THE media has to play a critical role “through robust and engaging communication and advocacy campaigns” on Government’s new economic blueprint — the first National Development Strategy (NDS 1) — that will be launched this month.
NDS will replace the interim policy, the Transitional Stability Programme (TSP), which has managed to create a sustainable foundation for economic growth.
The TSP will run its full course by December.
Government has already made strides to increase access to information through creating an enabling media environment and expanding media space, with six new television stations and community radio stations expected to be licensed by month-end.
Information, Publicity and Broadcasting Services Minister Monica Mutsvangwa told a 2021 Strategic Planning Workshop in Kariba last week that information was critical in achieving developmental goals set by the Second Republic.
“NDS1 is expected to be launched in November 2020,” she said.
“The ministry, thus, has a critical role to play in bridging the information gap through robust and engaging communication and advocacy campaigns on the NDS, how it relates to Vision 2030, as well as the role of the ordinary Zimbabwean towards the attainment of Vision 2030.”
She implored Government departments and the media to ensure that people understand the trajectory that will be outlined through the NDS to achieve a relatively prosperous society within the next decade.
With the repeal of the Access to Information and Protection of Privacy Act (AIPPA) on July 1 and promulgation of the Freedom of Information Act, added Minister Mutsvangwa, Government was inching towards completing the legislative reform process.
Freedom of Information Act promotes access to information by allowing voluntary disclosures of information in the public interest and timely response to requests for information.
Government is at various stages of finalising outstanding Bills, including the Zimbabwe Media Commission Bill, the Protection of Personal Information Bill, Broadcasting Services Amendment Bill and the Draft National Media and Film Industry Policy.
Minister Mutsvangwa said the Media Practitioners/Regulatory Bill, which focuses on mainstreaming self-regulation by media practitioners’ associations and co-regulation in Zimbabwe’s media and information sector, would be tabled in 2021.
She hailed Zimpapers and other media organisations, including ZBC and New Ziana, for playing a pivotal role in containing the spread of Covid-19 through disseminating critical and relevant information.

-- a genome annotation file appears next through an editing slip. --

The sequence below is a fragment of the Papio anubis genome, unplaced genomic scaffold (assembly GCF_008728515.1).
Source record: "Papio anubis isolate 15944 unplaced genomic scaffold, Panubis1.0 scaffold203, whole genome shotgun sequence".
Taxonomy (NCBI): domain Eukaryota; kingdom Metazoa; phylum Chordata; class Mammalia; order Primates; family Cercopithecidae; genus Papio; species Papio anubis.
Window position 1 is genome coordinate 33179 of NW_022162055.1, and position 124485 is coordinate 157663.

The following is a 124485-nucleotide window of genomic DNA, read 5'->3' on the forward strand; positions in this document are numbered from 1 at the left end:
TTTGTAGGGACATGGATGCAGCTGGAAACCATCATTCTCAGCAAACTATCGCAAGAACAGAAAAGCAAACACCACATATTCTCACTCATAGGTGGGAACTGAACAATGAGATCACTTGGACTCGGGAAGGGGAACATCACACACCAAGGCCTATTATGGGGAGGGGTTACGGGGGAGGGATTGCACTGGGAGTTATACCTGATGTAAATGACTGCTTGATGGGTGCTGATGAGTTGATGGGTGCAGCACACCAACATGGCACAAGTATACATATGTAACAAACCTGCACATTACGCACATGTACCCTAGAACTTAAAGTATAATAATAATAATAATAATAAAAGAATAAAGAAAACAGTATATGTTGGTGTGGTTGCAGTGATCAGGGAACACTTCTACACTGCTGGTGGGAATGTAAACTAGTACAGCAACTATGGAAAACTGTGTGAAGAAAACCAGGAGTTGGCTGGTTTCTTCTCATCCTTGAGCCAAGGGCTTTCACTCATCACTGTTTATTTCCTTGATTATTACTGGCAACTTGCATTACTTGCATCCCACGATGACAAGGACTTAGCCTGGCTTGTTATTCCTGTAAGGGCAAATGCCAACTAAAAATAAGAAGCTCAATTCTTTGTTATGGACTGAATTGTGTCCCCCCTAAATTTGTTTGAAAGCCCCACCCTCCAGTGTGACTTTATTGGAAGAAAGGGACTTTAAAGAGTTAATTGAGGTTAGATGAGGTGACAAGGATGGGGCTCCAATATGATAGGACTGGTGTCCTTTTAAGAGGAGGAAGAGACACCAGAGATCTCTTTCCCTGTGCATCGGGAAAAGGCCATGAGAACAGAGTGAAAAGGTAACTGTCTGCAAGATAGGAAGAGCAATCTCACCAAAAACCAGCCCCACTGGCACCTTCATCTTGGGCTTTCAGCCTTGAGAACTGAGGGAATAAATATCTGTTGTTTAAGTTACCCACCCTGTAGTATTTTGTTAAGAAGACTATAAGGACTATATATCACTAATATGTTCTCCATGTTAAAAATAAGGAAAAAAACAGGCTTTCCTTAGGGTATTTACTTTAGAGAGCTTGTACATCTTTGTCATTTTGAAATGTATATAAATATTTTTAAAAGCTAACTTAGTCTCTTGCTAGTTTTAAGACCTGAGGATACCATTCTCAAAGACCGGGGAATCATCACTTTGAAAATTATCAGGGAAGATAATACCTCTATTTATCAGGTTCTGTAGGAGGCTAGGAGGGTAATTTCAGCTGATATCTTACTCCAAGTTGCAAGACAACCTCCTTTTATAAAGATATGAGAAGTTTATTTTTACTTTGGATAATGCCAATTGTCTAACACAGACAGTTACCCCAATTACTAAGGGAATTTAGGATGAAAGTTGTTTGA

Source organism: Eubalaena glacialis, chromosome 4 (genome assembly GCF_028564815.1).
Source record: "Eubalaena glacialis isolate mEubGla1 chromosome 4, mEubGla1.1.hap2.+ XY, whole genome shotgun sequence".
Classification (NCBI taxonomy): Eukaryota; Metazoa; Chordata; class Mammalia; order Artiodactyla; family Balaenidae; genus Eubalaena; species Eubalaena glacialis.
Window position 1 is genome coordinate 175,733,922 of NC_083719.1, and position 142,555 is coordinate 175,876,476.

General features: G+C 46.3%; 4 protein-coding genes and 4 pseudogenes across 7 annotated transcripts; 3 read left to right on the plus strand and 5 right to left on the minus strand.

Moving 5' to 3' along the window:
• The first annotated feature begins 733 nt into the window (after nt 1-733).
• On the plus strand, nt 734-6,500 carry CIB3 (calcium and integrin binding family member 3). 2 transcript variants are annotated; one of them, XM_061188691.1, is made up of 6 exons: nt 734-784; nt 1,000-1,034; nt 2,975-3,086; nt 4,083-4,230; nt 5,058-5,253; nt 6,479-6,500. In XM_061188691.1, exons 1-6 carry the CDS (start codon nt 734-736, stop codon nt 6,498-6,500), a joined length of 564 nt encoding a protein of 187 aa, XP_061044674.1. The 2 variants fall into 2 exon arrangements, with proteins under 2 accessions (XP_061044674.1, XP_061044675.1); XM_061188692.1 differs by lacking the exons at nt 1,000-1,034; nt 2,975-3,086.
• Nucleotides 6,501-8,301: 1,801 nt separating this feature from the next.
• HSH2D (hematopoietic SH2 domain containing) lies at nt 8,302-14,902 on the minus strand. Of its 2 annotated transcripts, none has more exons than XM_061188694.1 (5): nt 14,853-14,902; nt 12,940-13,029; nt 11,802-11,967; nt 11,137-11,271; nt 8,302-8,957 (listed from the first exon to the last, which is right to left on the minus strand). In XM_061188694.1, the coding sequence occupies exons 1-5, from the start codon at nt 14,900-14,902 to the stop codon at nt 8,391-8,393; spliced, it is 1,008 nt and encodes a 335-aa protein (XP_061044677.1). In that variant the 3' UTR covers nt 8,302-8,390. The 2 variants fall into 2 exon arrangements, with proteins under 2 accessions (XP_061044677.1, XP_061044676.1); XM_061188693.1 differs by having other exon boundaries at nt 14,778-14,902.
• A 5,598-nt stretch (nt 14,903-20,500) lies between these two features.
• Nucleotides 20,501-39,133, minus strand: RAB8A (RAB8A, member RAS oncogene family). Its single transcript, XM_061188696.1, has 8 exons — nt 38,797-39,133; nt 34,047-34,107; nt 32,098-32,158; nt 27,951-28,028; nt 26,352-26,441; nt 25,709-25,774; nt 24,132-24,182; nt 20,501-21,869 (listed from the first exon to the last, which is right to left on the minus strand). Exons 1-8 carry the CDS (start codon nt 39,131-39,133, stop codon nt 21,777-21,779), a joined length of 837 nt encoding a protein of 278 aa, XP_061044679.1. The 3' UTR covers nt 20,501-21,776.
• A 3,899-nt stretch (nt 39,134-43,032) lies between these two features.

“You will agree with me that the ministry and its parastatals, namely the Zimbabwe Broadcasting Corporation, Zimpapers Group and New Ziana left no stone unturned in churning out information and educating the public on Covid-19.
“Information was packaged in various formats, including skits, jingles, as well as animation, which in some instances were done in national official languages such as venda, chewa and kalanga,” she said.
As a result, Zimbabwe is among a few countries in the world with the least infections and deaths from Covid-19.
As part of major milestones by the ministry, commissions and board of governors for parastatals and State entities under the ministry’s purview have been constituted and sworn in.
Some of the entities include the Zimbabwe Media Commission, which had been operating without commissioners for the past six years, while the Zimbabwe Mass Media Trust had been operating without a board for roughly 20 years.
While the Digital Terrestrial Television Project (ZimDigital) digitisation process was lagging behind, she said, Government has decided, as a stopgap measure, to license privately owned television stations.
“This national project is, however, lagging behind due to financial constraints. Completion of the ZimDigital Project will facilitate the diversity of viewing programmes to the citizenry.
“In view of the slow pace of the project, the ministry decided that Zimbabweans should at least derive some benefit from the investments made towards the project through the licensing of privately owned television stations,” she said.
Public hearings have already been done for 14 prospective television stations, with the successful six companies getting their licences by month-end.
To further increase access to information in line with Sections 61 and 62 of the Constitution, Government has licensed a campus radio station at Great Zimbabwe University, while applications from other tertiary institutions are being processed.
The Broadcasting Authority of Zimbabwe (BAZ) is presently conducting due diligence visits to communities which applied for community radio licenses.
Awarding of licenses is also expected by the end of November, while a digital television transmitter was installed in Gutu in September and another one is being set up in Tsholotsho.
Government is targeting to further enhance access to information in marginalised communities through improving the radio transmission network and coverage by the installation of gap filler transmitters in areas that do not have or have limited radio transmission.
Minister of State for Mashonaland West Provincial Affairs and Devolution Mary Mliswa-Chikoka said the media was key in articulating the devolution programme.
She thanked Government for licensing more players as the province was benefiting from the expansion of Nyaminyami FM.
Meanwhile, Minister Mutsvangwa toured Nyaminyami FM studios to appreciate its operations.
She was accompanied by Minister Mliswa-Chikoka; Information, Publicity and Broadcasting Services Permanent Secretary Mr Nick Mangwana; Zimpapers board chairperson Mr Tommy Sithole and chief executive officer Mr Pikirayi Deketeke and officials of other parastatals in the ministry.
Mr Deketeke said Nyaminyami FM has been playing the role of informing the community in line with Government expectations, and is now moving towards profitability.